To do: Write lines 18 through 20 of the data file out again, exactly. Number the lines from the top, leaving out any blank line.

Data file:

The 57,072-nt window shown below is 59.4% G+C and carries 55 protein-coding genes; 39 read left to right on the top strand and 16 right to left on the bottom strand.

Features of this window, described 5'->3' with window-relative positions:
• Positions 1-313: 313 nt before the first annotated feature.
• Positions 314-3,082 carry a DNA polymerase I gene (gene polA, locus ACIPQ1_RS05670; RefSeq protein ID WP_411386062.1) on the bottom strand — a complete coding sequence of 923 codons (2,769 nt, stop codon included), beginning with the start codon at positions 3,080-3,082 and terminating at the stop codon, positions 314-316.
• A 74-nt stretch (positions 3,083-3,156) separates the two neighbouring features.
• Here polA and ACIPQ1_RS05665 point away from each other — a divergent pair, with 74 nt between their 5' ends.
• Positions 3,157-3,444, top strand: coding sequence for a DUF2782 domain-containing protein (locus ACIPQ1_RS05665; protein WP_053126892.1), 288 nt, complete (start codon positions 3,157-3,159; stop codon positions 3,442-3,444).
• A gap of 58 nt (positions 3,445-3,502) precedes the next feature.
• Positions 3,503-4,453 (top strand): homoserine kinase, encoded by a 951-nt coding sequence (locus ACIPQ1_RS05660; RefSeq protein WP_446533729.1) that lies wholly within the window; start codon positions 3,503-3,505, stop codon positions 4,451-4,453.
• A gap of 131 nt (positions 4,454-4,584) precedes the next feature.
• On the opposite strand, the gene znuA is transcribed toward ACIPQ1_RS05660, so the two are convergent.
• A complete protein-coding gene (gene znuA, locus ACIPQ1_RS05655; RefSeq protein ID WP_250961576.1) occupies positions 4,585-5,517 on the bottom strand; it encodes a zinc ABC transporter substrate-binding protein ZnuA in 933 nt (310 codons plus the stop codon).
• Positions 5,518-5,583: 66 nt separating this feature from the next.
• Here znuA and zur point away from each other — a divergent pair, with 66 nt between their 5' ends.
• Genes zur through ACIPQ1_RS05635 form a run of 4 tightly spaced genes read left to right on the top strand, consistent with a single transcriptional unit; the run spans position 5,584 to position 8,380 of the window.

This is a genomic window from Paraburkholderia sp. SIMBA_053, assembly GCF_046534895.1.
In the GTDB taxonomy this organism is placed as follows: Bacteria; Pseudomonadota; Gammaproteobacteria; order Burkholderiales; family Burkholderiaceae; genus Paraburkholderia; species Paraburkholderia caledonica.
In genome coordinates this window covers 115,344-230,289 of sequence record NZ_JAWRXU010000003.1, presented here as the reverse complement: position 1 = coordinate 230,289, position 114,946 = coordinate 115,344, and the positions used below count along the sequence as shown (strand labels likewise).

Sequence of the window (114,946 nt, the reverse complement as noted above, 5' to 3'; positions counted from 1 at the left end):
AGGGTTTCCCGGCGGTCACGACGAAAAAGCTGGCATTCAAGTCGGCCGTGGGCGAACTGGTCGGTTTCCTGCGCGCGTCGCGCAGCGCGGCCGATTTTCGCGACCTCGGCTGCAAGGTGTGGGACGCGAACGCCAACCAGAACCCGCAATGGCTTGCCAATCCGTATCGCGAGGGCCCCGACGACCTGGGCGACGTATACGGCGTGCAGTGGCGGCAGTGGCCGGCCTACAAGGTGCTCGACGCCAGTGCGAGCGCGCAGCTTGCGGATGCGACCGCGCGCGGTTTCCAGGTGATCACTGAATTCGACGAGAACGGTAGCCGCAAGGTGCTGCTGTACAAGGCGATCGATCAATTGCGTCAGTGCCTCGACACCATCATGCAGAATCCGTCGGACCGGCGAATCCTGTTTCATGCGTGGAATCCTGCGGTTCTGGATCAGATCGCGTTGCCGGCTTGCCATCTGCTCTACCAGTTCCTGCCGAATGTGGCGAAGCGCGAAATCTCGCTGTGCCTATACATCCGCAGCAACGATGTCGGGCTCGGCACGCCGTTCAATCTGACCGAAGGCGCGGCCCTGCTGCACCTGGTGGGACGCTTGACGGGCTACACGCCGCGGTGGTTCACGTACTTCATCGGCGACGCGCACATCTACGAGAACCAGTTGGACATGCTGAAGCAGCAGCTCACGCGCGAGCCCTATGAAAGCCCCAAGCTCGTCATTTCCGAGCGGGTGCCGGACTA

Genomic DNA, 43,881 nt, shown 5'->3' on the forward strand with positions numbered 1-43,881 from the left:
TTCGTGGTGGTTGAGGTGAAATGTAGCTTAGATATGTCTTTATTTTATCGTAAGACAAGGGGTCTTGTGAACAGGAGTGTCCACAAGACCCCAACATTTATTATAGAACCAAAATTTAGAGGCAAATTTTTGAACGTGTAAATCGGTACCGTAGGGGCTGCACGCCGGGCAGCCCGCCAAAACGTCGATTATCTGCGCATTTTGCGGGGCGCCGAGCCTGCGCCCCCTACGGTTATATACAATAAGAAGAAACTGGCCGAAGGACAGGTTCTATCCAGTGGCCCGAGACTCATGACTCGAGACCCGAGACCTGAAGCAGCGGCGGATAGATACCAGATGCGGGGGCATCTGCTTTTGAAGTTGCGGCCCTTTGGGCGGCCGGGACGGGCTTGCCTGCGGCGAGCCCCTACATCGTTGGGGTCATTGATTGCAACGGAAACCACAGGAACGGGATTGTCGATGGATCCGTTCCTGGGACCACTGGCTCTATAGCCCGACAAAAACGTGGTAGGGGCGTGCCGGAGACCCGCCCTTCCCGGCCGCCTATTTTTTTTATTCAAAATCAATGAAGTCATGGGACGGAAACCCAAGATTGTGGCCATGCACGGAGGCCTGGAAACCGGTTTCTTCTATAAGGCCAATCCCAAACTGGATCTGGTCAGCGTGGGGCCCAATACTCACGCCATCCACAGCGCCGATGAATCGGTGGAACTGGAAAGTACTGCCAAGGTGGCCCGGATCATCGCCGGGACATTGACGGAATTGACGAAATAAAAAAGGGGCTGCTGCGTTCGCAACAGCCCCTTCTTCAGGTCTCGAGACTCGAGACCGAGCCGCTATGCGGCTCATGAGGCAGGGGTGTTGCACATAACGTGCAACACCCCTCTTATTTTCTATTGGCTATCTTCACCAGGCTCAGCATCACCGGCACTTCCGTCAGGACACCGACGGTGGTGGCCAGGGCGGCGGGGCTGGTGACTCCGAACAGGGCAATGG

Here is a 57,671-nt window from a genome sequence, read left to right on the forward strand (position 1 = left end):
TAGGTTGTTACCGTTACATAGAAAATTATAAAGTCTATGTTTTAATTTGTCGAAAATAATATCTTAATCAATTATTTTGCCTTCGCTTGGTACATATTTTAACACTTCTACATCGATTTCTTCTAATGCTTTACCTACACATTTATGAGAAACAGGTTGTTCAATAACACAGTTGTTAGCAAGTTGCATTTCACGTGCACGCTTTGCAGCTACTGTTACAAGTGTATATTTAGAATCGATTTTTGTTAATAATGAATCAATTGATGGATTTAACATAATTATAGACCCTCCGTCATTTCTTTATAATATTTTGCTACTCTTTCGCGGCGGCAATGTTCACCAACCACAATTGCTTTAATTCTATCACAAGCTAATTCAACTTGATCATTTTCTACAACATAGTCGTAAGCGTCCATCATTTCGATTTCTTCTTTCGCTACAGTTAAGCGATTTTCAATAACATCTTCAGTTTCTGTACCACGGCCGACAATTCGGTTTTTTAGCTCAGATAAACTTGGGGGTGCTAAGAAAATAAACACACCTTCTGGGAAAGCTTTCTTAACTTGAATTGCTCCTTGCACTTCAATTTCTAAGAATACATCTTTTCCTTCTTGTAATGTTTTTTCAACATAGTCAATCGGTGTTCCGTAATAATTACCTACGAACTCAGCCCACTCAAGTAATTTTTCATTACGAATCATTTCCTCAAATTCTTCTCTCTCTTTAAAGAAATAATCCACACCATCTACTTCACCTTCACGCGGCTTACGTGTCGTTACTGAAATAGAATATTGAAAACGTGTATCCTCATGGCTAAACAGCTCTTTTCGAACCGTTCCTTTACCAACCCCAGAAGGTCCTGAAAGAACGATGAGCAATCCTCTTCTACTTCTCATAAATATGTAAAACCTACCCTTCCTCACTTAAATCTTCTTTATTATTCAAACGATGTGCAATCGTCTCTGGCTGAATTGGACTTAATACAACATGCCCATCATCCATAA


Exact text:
In genome coordinates this window covers 115,344-230,289 of sequence record NZ_JAWRXU010000003.1, presented here as the reverse complement: position 1 = coordinate 230,289, position 114,946 = coordinate 115,344, and the positions used below count along the sequence as shown (strand labels likewise).

Sequence of the window (114,946 nt, the reverse complement as noted above, 5' to 3'; positions counted from 1 at the left end):
AGGGTTTCCCGGCGGTCACGACGAAAAAGCTGGCATTCAAGTCGGCCGTGGGCGAACTGGTCGGTTTCCTGCGCGCGTCGCGCAGCGCGGCCGATTTTCGCGACCTCGGCTGCAAGGTGTGGGACGCGAACGCCAACCAGAACCCGCAATGGCTTGCCAATCCGTATCGCGAGGGCCCCGACGACCTGGGCGACGTATACGGCGTGCAGTGGCGGCAGTGGCCGGCCTACAAGGTGCTCGACGCCAGTGCGAGCGCGCAGCTTGCGGATGCGACCGCGCGCGGTTTCCAGGTGATCACTGAATTCGACGAGAACGGTAGCCGCAAGGTGCTGCTGTACAAGGCGATCGATCAATTGCGTCAGTGCCTCGACACCATCATGCAGAATCCGTCGGACCGGCGAATCCTGTTTCATGCGTGGAATCCTGCGGTTCTGGATCAGATCGCGTTGCCGGCTTGCCATCTGCTCTACCAGTTCCTGCCGAATGTGGCGAAGCGCGAAATCTCGCTGTGCCTATACATCCGCAGCAACGATGTCGGGCTCGGCACGCCGTTCAATCTGACCGAAGGCGCGGCCCTGCTGCACCTGGTGGGACGCTTGACGGGCTACACGCCGCGGTGGTTCACGTACTTCATCGGCGACGCGCACATCTACGAGAACCAGTTGGACATGCTGAAGCAGCAGCTCACGCGCGAGCCCTATGAAAGCCCCAAGCTCGTCATTTCCGAGCGGGTGCCGGACTA